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Waiting

Waiting

I’m in the middle of the waiting game once again. Having submitted my latest novel out for query, I’m now waiting for someone to see that kernel of value, that spark of something in the story, and in me, that’s worth taking a chance on and working with.

 

This is such a difficult time. I’m not a patient person by nature, but I know and recognize the importance of waiting patiently; of allowing things to unfold as they must.

 

But waiting is hard. It can lead to self-doubt. It can bring up every fear you’ve ever known, and make you face it down again and again, on what can seem like a daily basis. I’ve also noticed that people spend a great deal of time waiting. We wait till Friday to celebrate the weekend. We wait till we’re married, till we have children, till we’re retired…till we’re dead. After that last one, we’re kinda done waiting. But what if instead of just waiting around, we DID something? What if we allowed ourselves to let go of the waiting game and got on with living? I don’t know about you, but I’m tired of waiting to get on with my life.

 

So, during the waiting period between projects, I allow myself the time it takes to craft the query letter, have it edited for mistakes, and then begin the process of sending out the letters. When an agent (or publisher) expresses interest in your project, they’ll ask for a partial or a full copy of the completed manuscript. Talk about facing fears! I realized that only when we are facing our fears are we moving forward. I realized that all the “waiting” involved in writing actually allows me to take stock of where I’m going, where I want to be, who I want to move forward with. Rather than saying I’m waiting, maybe I should call it what it is; pausing. I’m pausing to make sure I’m on track, that I know where I’m going. I’m pausing to take a few steadying breaths before the roller coaster of life picks up speed again. See, I don’t care for roller coasters either; too scary! So, I’m pausing, not waiting.

 

Patience

Patience

But while I go through each of these necessary steps, I caution myself to be patient. I meditate to help keep myself grounded in my vision and in myself; my purpose. I take this small break and read books by writers whose work I really enjoy. I begin thinking about the next project. I begin researching for the next project. But I’m always cautious.

 

I recently watched an episode of Oprah’s Super Soul Sunday (yes, I’m a seeker) and heard author, Brene Brown, talk about the fact that people are so cautious, so careful not to go to extremes, that they don’t give themselves permission to cry when they’re really sad or struggling. Conversely, people often feel reluctant to give in to pure joy when something goes really right for them, or when their hearts are absolutely touched by something, or someone. I had my own ah ha moment right there (I’ve been having a lot lately). I realized I do a lot of that. I caution myself not to get too excited when something really good happens, and not to get too despondent when something goes awry.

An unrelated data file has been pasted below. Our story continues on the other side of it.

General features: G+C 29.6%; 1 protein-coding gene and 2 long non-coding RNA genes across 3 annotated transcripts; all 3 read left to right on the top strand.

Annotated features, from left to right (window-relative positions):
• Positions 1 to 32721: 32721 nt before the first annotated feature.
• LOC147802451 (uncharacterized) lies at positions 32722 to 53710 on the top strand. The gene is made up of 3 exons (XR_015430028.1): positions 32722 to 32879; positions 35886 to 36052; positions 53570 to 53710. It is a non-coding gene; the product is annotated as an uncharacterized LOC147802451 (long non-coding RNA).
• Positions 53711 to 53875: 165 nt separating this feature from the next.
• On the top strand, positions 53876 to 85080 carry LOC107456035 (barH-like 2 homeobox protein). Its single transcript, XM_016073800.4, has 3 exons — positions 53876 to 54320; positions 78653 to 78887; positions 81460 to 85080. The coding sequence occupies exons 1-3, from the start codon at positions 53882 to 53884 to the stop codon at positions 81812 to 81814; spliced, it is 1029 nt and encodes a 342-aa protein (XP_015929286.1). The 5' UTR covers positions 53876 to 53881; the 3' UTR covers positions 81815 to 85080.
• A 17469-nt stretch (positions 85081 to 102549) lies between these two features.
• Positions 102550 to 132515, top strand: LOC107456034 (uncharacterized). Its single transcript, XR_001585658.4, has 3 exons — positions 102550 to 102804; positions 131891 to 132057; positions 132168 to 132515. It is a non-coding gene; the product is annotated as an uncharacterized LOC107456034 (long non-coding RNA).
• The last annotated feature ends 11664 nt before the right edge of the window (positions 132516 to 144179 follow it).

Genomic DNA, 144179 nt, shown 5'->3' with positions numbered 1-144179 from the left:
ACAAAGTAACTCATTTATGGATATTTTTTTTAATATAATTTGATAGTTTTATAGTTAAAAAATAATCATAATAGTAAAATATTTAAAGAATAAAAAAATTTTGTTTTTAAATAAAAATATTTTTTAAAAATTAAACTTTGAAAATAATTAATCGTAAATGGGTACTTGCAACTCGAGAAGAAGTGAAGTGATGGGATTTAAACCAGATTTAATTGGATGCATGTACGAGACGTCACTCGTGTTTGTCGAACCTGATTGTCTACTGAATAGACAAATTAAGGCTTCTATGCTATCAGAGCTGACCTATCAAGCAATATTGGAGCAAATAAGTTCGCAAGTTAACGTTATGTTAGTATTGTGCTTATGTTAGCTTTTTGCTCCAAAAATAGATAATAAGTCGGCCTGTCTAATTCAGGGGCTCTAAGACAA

I realized I’m cheating myself of some of my life’s most important lessons and feelings. What am I waiting for? When I’m really down and sad, I should be able to cry. When I’m joyous, I should be able to just shout out, jump around, do my “whoop whoops”, or even cry tears of joy. I don’t need anyone’s permission. In fact, I need to give myself permission to feel, really feel, whatever it is I’m feeling. I need to honour that expression of myself. Then, if I’m sad and struggling, I can pick myself back up and move on. Slowly maybe, but move on nevertheless. When I’m overcome with joy and I express it aloud, I feel GREAT! Then I can calm down and return to my regularly scheduled program. Allowing myself to express what I’m truly feeling in those basic terms frees me.

 

Now, I’m not talking about saying whatever the heck I feel to anyone and everyone. I still believe in treating others with kindness and respect. I don’t mean I should just tell everyone what I think, because sometimes I need time to consider what I really do think. That’s a whole different animal.

 

I’m talking about expressing feelings. I’m talking about giving myself permission to feel what I feel, then move on. It means learning the lessons that come with life, as much as possible. I’m getting there. One tear and whoop at a time. Oh, and I’m grateful every day. When I’m sad, it can help if I can find even one thing to be grateful for. When I’m full of joy, I start with shouting, or whispering, “Thank You.”

 

This journey of writing is teaching me a great deal about myself, about life, and about the value of waiting, or pausing. Whoop, whoop!

Joy!

Joy!

 

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